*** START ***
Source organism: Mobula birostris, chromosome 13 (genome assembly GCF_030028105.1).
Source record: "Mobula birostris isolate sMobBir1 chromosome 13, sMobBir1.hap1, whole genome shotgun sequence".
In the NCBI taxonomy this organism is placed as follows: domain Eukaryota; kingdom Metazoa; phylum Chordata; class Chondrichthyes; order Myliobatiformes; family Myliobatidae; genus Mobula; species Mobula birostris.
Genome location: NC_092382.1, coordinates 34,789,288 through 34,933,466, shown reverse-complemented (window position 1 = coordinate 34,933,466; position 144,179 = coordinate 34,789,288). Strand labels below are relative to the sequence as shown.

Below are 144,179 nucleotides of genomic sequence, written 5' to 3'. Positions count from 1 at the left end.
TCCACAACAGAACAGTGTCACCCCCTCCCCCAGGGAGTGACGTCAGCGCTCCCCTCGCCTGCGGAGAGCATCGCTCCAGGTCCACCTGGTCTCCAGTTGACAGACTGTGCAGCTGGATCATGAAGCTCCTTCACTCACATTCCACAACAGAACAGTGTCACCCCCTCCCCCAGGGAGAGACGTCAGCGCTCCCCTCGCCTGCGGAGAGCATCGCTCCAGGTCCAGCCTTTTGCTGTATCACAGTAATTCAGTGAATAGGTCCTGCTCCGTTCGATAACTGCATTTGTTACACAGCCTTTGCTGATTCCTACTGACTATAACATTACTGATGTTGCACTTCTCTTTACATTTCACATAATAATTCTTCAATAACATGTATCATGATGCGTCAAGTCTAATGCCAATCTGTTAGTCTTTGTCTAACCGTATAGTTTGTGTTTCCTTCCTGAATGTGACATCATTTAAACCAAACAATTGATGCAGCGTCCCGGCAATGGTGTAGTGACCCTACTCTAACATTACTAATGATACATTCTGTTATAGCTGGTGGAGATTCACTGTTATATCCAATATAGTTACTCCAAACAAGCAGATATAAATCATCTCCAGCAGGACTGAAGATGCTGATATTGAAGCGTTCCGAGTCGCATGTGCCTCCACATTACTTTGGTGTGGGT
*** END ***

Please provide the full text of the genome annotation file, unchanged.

Source organism: Mobula birostris, chromosome 13 (genome assembly GCF_030028105.1).
Source record: "Mobula birostris isolate sMobBir1 chromosome 13, sMobBir1.hap1, whole genome shotgun sequence".
In the NCBI taxonomy this organism is placed as follows: domain Eukaryota; kingdom Metazoa; phylum Chordata; class Chondrichthyes; order Myliobatiformes; family Myliobatidae; genus Mobula; species Mobula birostris.
Genome location: NC_092382.1, coordinates 34,789,288 through 34,933,466, shown reverse-complemented (window position 1 = coordinate 34,933,466; position 144,179 = coordinate 34,789,288). Strand labels below are relative to the sequence as shown.

Below are 144,179 nucleotides of genomic sequence, written 5' to 3'. Positions count from 1 at the left end.
TCCACAACAGAACAGTGTCACCCCCTCCCCCAGGGAGTGACGTCAGCGCTCCCCTCGCCTGCGGAGAGCATCGCTCCAGGTCCACCTGGTCTCCAGTTGACAGACTGTGCAGCTGGATCATGAAGCTCCTTCACTCACATTCCACAACAGAACAGTGTCACCCCCTCCCCCAGGGAGAGACGTCAGCGCTCCCCTCGCCTGCGGAGAGCATCGCTCCAGGTCCAGCCTTTTGCTGTATCACAGTAATTCAGTGAATAGGTCCTGCTCCGTTCGATAACTGCATTTGTTACACAGCCTTTGCTGATTCCTACTGACTATAACATTACTGATGTTGCACTTCTCTTTACATTTCACATAATAATTCTTCAATAACATGTATCATGATGCGTCAAGTCTAATGCCAATCTGTTAGTCTTTGTCTAACCGTATAGTTTGTGTTTCCTTCCTGAATGTGACATCATTTAAACCAAACAATTGATGCAGCGTCCCGGCAATGGTGTAGTGACCCTACTCTAACATTACTAATGATACATTCTGTTATAGCTGGTGGAGATTCACTGTTATATCCAATATAGTTACTCCAAACAAGCAGATATAAATCATCTCCAGCAGGACTGAAGATGCTGATATTGAAGCGTTCCGAGTCGCATGTGCCTCCACATTACTTTGGTGTGGGT